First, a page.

Publications by authors named "D A Davydova"

12 Publications

In vivo multimodal optical imaging of dermoscopic equivocal melanocytic skin lesions.

Sci Rep 2021 01 14;11(1):1405. Epub 2021 Jan 14.

Privolzhsky Research Medical University, Minin and Pozharsky Square 10/1, Nizhny Novgorod, Russia, 603950.

There is a wide range of equivocal melanocytic lesions that can be clinically and dermoscopically indistinguishable from early melanoma. In the present work, we assessed the possibilities of combined using of multiphoton microscopy (MPM) and optical coherence angiography (OCA) for differential diagnosis of the equivocal melanocytic lesions. Clinical and dermoscopic examinations of 60 melanocytic lesions revealed 10 benign lesions and 32 melanomas, while 18 lesions remained difficult to diagnose. Histopathological analysis of these lesions revealed 4 intradermal, 3 compound and 3 junctional nevi in the "benign" group, 7 superficial spreading, 14 lentigo maligna and 11 nodular melanomas in the "melanoma" group and 2 lentigo simplex, 4 dysplastic nevi, 6 melanomas in situ, 4 invasive lentigo melanomas and 2 invasive superficial spreading melanomas in the "equivocal" group. On the basis of MPM, a multiphoton microscopy score (MPMS) has been developed for quantitative assessment of melanoma features at the cellular level, that showed lower score for benign lesions compare with malignant ones. OCA revealed that the invasive melanoma has a higher vessel density and thicker blood vessels than melanoma in situ and benign lesions. Discriminant functions analysis of MPM and OCA data allowed to differentiate correctly between all equivocal melanocytic lesions. Therefore, we demonstrate, for the first time, that a combined use of MPM and OCA has the potential to improve early diagnosis of melanoma.
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http://dx.doi.org/10.1038/s41598-020-80744-wDOI Listing
http://www.ncbi.nlm.nih.gov/pmc/articles/PMC7809210PMC
January 2021

Disruption of a Structurally Important Extracellular Element in the Glycine Receptor Leads to Decreased Synaptic Integration and Signaling Resulting in Severe Startle Disease.

J Neurosci 2017 08 19;37(33):7948-7961. Epub 2017 Jul 19.

Institute of Clinical Neurobiology, Julius-Maximilians-University of Würzburg, 97078 Würzburg, Germany,

Functional impairments or trafficking defects of inhibitory glycine receptors (GlyRs) have been linked to human hyperekplexia/startle disease and autism spectrum disorders. We found that a lack of synaptic integration of GlyRs, together with disrupted receptor function, is responsible for a lethal startle phenotype in a novel spontaneous mouse mutant , caused by a missense mutation, Q177K, located in the extracellular β8-β9 loop of the GlyR α1 subunit. Recently, structural data provided evidence that the flexibility of the β8-β9 loop is crucial for conformational transitions during opening and closing of the ion channel and represents a novel allosteric binding site in Cys-loop receptors. We identified the underlying neuropathological mechanisms in male and female mice through a combination of protein biochemistry, immunocytochemistry, and both and in electrophysiology. Increased expression of the mutant GlyR α1 subunit was not sufficient to compensate for a decrease in synaptic integration of α1β GlyRs. The remaining synaptic heteromeric α1β GlyRs had decreased current amplitudes with significantly faster decay times. This functional disruption reveals an important role for the GlyR α1 subunit β8-β9 loop in initiating rearrangements within the extracellular-transmembrane GlyR interface and that this structural element is vital for inhibitory GlyR function, signaling, and synaptic clustering. GlyR dysfunction underlies neuromotor deficits in startle disease and autism spectrum disorders. We describe an extracellular GlyR α1 subunit mutation (Q177K) in a novel mouse startle disease mutant Structural data suggest that during signal transduction, large transitions of the β8-β9 loop occur in response to neurotransmitter binding. Disruption of the β8-β9 loop by the Q177K mutation results in a disruption of hydrogen bonds between Q177 and the ligand-binding residue R65. Functionally, the Q177K change resulted in decreased current amplitudes, altered desensitization decay time constants, and reduced GlyR clustering and synaptic strength. The GlyR β8-β9 loop is therefore an essential regulator of conformational rearrangements during ion channel opening and closing.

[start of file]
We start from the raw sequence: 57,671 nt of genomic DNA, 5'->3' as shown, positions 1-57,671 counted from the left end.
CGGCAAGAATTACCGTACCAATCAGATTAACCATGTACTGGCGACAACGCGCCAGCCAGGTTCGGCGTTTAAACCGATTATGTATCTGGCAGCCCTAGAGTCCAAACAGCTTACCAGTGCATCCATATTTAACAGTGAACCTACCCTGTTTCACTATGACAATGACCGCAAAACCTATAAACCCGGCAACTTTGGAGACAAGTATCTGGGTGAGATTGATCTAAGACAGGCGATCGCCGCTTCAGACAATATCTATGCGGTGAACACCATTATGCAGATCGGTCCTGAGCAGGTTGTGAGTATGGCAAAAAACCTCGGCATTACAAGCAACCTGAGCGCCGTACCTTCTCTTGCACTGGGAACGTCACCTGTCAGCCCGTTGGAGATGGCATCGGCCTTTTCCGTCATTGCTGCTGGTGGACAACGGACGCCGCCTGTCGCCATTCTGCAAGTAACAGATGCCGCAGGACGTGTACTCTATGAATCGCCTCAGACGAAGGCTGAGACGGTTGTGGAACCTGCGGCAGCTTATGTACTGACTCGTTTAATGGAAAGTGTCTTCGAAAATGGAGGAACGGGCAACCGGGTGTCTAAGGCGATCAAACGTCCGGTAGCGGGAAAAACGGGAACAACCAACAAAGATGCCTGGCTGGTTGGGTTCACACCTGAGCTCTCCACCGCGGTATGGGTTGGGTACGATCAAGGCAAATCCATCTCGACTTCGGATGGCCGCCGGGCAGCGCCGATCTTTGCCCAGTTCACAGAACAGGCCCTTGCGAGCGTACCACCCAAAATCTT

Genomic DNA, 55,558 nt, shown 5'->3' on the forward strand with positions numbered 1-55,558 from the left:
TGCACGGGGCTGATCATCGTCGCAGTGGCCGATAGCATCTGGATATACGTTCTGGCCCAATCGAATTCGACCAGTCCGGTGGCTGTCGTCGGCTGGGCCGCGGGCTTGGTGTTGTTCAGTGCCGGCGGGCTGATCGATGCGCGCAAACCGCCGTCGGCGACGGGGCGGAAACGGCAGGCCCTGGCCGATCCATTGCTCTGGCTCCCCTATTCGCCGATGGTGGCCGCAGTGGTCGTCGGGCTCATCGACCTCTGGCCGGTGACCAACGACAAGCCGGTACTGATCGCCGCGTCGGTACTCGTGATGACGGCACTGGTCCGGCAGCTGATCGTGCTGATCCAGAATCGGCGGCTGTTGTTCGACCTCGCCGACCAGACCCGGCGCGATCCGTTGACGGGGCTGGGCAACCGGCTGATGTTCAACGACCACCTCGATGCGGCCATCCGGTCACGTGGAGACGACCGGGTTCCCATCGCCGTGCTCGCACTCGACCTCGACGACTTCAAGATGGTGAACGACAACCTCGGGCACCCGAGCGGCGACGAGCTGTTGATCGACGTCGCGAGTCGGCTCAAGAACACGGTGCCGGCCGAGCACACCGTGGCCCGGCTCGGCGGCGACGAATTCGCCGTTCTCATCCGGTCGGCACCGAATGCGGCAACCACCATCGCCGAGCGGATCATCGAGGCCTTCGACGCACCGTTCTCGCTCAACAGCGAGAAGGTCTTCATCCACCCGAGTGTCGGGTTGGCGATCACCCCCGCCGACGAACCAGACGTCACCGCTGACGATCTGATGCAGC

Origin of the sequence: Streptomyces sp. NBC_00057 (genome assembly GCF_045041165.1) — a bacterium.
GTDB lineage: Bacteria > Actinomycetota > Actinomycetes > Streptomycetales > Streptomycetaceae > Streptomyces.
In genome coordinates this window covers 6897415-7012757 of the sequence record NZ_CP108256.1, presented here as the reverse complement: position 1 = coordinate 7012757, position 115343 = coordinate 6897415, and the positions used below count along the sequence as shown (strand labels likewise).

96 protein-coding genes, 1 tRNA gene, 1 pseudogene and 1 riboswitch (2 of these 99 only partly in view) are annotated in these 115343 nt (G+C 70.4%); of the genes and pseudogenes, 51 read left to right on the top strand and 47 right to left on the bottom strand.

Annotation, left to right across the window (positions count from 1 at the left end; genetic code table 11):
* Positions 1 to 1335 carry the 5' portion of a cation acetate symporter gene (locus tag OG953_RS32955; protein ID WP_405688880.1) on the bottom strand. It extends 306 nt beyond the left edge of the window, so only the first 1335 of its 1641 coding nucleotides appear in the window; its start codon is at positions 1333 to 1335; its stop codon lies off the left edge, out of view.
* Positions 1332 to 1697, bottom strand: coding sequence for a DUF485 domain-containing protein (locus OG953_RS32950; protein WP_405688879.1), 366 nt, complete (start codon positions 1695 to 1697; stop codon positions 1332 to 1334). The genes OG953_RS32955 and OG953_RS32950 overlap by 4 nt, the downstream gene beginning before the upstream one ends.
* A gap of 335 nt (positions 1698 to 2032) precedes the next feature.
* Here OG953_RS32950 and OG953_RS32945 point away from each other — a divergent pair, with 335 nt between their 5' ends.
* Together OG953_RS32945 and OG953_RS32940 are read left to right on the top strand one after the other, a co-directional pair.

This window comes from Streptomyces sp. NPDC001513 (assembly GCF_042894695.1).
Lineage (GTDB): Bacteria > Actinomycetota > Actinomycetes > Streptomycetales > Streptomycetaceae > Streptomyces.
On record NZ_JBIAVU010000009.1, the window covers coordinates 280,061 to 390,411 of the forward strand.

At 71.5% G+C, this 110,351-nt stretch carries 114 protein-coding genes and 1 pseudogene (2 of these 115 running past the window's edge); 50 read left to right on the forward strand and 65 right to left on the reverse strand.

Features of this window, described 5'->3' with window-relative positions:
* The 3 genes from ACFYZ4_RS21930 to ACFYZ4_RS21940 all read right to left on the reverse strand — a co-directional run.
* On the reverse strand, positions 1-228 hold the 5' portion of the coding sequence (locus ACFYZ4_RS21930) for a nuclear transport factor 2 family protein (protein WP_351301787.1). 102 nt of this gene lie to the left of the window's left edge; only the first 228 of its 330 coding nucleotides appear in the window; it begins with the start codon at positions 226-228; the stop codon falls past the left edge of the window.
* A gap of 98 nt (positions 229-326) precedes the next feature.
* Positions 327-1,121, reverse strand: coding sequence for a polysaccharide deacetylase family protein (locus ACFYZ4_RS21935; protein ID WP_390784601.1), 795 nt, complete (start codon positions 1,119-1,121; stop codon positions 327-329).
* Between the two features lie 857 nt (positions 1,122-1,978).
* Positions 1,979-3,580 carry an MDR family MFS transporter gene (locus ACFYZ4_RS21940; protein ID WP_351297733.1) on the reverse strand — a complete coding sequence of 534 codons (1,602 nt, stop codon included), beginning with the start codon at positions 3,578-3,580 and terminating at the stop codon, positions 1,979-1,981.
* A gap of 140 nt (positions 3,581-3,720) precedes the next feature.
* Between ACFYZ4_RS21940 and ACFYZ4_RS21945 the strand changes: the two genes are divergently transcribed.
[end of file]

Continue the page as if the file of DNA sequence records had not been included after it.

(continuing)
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http://dx.doi.org/10.1523/JNEUROSCI.0009-17.2017DOI Listing
http://www.ncbi.nlm.nih.gov/pmc/articles/PMC5559766PMC
August 2017

Gene expression profiles of brain endothelial cells during embryonic development at bulk and single-cell levels.

Sci Signal 2017 07 11;10(487). Epub 2017 Jul 11.